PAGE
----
With the presidential election in Afghanistan less than a week away, the international community should take a hard look at where we have come since a U.S.-$ led coalition began a military campaign to rid that country of the Taliban and its terrorist allies. The picture is deeply disturbing.

Instead of the stability promised three years ago, Afghanistan continues to stumble along, barely one level above that of a failed state. Armed warlords reign throughout the countryside; booming opium production is helping to finance terrorists; the Taliban is resurgent and remains a “real threat” according to a recent United Nations report. A pervasive lack of security is undermining efforts by the Karzai government to extend its authority, hindering the ability of the Afghan people to lead normal lives and causing fearful humanitarian aid workers to leave the country.

This unacceptable state of affairs is sure to jeopardize the credibility of the election, and it threatens not only Afghanistan’s stability and recovery but also the security of Europe and the United States.

The turmoil may be traced to two realities. First, the world community has never given Afghanistan the priority it deserved. Second, tactics used in Afghanistan have been inconsistent with our long-term objectives of stability and democracy.

That Afghanistan is still too low a priority is evident in the numbers. For example, there are about seven times more U.S. troops in Iraq than in Afghanistan, despite the threat posed by Al Qaeda and the Taliban. After much talk of expansion, the additional security forces pledged for Afghanistan at NATO’s summit in June amount to less than 0.1 percent of total NATO land forces. And this year’s Berlin donor conference for Afghanistan generated pledges for less than half of the $27.6 billion requested by the Karzai government for the next seven years.

There have also been positive numbers, certainly, like the more than four million children enrolled in school this year and the millions of Afghans who have registered to vote. But the gains will be fleeting if our strategy and supporting tactics for the country’s recovery are unsound.

The world should have given the warlords a choice: reform or retire. Instead, we put them on the payroll. U.S. forces rely on local militias for assistance against the Taliban and Al Qaeda. This enhances the power of militia leaders, undermining the government’s efforts to rein in organized military groups. And it validates the tradition of regional groups competing for money and power by “rule of the gun.” It also leaves U.S. security strategy dependent on allies who are neither reliable nor necessarily loyal to the cause of defeating terror.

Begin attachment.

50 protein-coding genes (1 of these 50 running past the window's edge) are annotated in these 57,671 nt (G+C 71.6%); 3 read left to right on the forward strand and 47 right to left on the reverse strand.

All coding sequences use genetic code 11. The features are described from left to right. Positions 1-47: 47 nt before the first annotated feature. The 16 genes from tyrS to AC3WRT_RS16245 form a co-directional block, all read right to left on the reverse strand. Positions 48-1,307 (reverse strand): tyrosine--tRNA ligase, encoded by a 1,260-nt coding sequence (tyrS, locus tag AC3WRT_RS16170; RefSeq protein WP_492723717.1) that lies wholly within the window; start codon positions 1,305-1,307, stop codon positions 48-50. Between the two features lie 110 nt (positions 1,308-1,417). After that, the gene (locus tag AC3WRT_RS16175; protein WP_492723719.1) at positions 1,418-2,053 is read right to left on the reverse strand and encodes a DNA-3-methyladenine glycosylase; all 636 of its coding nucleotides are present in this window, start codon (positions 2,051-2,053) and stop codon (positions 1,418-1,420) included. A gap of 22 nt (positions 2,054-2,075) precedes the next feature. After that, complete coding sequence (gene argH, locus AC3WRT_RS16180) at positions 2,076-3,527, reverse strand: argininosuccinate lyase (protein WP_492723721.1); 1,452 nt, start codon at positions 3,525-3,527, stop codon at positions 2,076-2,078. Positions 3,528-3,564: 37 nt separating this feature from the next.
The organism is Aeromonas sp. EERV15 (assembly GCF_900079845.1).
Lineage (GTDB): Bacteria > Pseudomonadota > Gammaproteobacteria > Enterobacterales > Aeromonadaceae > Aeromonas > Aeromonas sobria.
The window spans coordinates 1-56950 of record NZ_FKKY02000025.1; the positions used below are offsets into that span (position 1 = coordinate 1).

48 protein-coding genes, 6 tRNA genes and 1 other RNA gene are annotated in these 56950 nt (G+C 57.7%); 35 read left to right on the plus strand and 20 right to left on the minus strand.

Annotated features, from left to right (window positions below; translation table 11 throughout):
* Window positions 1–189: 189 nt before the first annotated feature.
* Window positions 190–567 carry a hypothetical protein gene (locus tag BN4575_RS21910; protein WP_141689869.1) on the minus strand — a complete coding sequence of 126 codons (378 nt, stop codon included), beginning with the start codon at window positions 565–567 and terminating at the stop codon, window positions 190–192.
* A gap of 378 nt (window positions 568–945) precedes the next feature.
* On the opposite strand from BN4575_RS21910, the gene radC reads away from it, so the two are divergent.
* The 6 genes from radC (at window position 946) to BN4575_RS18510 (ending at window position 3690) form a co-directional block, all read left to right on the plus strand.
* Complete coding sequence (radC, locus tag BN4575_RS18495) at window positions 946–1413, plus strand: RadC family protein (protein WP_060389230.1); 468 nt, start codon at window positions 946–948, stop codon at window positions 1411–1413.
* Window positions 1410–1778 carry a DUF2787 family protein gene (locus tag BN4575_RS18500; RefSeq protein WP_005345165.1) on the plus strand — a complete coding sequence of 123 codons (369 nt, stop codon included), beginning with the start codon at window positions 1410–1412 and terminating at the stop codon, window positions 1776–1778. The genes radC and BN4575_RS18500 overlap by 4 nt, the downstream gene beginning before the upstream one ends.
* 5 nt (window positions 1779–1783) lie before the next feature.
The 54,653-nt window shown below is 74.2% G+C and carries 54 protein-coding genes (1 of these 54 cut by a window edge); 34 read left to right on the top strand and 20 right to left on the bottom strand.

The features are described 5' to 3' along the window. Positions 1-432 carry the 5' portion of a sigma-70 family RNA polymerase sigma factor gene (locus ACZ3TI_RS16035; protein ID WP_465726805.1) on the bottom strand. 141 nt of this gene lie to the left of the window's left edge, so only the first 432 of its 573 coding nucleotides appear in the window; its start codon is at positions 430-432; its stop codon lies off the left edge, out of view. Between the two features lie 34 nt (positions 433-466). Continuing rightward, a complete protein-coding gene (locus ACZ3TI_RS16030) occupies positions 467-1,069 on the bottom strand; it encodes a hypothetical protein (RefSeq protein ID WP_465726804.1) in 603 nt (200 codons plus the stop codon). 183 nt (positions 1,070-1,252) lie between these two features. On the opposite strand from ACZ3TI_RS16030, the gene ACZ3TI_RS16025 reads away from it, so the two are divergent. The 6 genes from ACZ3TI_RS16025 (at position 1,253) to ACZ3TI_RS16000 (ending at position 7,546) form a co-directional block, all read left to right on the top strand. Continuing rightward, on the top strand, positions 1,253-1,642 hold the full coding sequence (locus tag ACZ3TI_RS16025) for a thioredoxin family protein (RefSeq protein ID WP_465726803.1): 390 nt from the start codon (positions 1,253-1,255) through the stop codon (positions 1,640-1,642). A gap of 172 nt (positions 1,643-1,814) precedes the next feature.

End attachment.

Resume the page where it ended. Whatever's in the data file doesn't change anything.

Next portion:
With the security situation already so poor, the Taliban have vowed to increase attacks for the elections, a claim they have begun to make good. Yet NATO allocated only 3,500 added troops to provide election security in the face of these challenges.

What’s more, the international community seems to have fallen into the trap of believing that elections equal democracy. But real democracy will take root only after the rule of law is established and the president is able to extend his authority across the country. That time has not yet come, and international disarmament efforts have lagged. Nearly three years after the Taliban’s defeat, 70 percent of the estimated 50,000 illegal militiamen in the country retain their arms.

The U.S.-led coalition and the international community need to do what we failed to do after the overthrow of the Taliban government. We must formulate and implement an integrated strategy for recovery, one that does not skimp on manpower, resources or focus; one that takes into account the full gamut of threats rather than addressing some challenges at the expense of others.

This will mean making up for inadequate commitments and resolving inconsistencies within current operations. To this end, more appropriate troop numbers are required. NATO must step up in this regard with a dramatic increase in its security presence. A U.S. reassessment of its relationships with warlords is required. And a more effective approach to combating narcotics is essential.

A stable, democratic and secure Afghanistan is critical to defeat Al Qaeda and prevent the resurgence of extremism in Central Asia and around the world. The U.S. and international troops who have been risking their lives every day on our behalf in Afghanistan deserve help. And the Afghan people deserve at long last a commitment that can be measured in real accomplishments, not just more promises. The challenge is one that the U.S., Britain, NATO and the rest of the international community can and must take on – with renewed vigor, and with the full force of our military, political and economic might.

Madeleine K. Albright was U.S. secretary of state from 1997 to 2001; Robin Cook was Britain’s foreign secretary from 1997 to 2001.

This story originally appeared in the International Herald Tribune on October 5, 2004.

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